A Companion to the Literature and Culture of the American West

By Nicolas S. Witschi | Go to book overview

4
The Literate West of
Nineteenth-Century
Periodicals

Tara Penry

Asked to picture a western scene, most literate Americans in the nineteenth century, as today, would describe an outdoor landscape, with or without people in it. Few would conjure up a picture of a young woman writing by lamplight at her home, a girl searching her father’s pockets for a book from the circulating library, a married couple reading letters in their one-room cabin, or a printer leaning over his typecase. Yet these images, if not uniquely western, belonged to the nineteenth-century West as much as did sublime mountainscapes, buckskinned hunters, or battle scenes between Plains Indians and the US army. In the popular imagination, literacy was crucial to eastern settlement – allowing colonists to organize themselves with documents like the Mayflower Compact, the Declaration of Independence, and the US Constitution – but unimportant to a region of armed conflict, oral negotiation, lynchings, and squatters’ rights.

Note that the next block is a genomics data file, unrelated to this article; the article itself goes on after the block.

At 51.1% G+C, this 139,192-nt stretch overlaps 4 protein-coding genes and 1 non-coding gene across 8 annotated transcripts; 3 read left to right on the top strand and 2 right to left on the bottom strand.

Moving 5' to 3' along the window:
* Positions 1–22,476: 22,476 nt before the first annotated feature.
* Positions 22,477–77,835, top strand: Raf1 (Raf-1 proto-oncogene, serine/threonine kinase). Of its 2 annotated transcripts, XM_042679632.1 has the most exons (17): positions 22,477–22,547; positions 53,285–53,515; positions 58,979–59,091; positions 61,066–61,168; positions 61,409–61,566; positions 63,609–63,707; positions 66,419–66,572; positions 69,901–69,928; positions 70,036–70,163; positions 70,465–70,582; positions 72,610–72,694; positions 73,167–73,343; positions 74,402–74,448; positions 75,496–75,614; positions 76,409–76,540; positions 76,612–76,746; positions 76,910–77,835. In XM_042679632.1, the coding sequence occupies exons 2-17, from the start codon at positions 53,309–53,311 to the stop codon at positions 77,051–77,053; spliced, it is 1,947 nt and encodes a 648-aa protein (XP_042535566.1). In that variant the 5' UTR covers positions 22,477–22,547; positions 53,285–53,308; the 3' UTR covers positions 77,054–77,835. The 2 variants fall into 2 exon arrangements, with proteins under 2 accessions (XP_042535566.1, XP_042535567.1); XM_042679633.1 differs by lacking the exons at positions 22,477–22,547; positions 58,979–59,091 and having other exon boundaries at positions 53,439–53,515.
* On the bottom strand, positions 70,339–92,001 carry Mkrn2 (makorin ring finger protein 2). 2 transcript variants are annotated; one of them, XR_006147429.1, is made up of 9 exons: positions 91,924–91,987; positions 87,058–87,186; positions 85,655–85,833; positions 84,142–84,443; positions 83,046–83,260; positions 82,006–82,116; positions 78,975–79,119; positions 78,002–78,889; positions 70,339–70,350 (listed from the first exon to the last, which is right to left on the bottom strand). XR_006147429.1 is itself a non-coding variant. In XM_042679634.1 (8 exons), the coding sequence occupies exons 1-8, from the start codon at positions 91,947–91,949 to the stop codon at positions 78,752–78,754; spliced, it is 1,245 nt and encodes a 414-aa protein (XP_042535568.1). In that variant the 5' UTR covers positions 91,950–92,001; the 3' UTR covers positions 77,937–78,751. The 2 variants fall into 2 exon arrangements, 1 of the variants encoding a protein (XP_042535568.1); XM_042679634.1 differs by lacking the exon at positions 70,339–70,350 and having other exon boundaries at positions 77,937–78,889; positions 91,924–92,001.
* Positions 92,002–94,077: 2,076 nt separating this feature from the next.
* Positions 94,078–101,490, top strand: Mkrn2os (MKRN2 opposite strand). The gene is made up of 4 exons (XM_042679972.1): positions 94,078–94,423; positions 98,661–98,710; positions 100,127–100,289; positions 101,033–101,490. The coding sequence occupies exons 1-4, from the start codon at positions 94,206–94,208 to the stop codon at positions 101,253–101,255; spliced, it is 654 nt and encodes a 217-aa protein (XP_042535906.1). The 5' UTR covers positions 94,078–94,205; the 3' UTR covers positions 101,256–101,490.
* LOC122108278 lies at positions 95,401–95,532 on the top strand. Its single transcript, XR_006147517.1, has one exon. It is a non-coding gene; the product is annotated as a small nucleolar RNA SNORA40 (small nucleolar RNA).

Contrary to popular associations of the West with nature and action, and the East with culture and literacy, when Frenchman Alexis de Tocqueville toured America in 1831 – 2, he reported “an astonishing circulation of letters and newspapers among these savage woods” of Kentucky and Tennessee (qtd. in Kielbowicz 1989: 64). As journalism historian Richard Kielbowicz points out, Tocqueville was traveling with the mail in a stagecoach on the major western roads, so settlements farther from the main roads would not have been visible to him. Nonetheless, a large number of scattered archival materials and a growing number of scholarly studies testify to the range and significance of literacy for western settlers during the nineteenth century. By the latter half of the century, the widespread distribution of newspapers, cheap novels, Sunday school books, and other printed materials meant that “the information world

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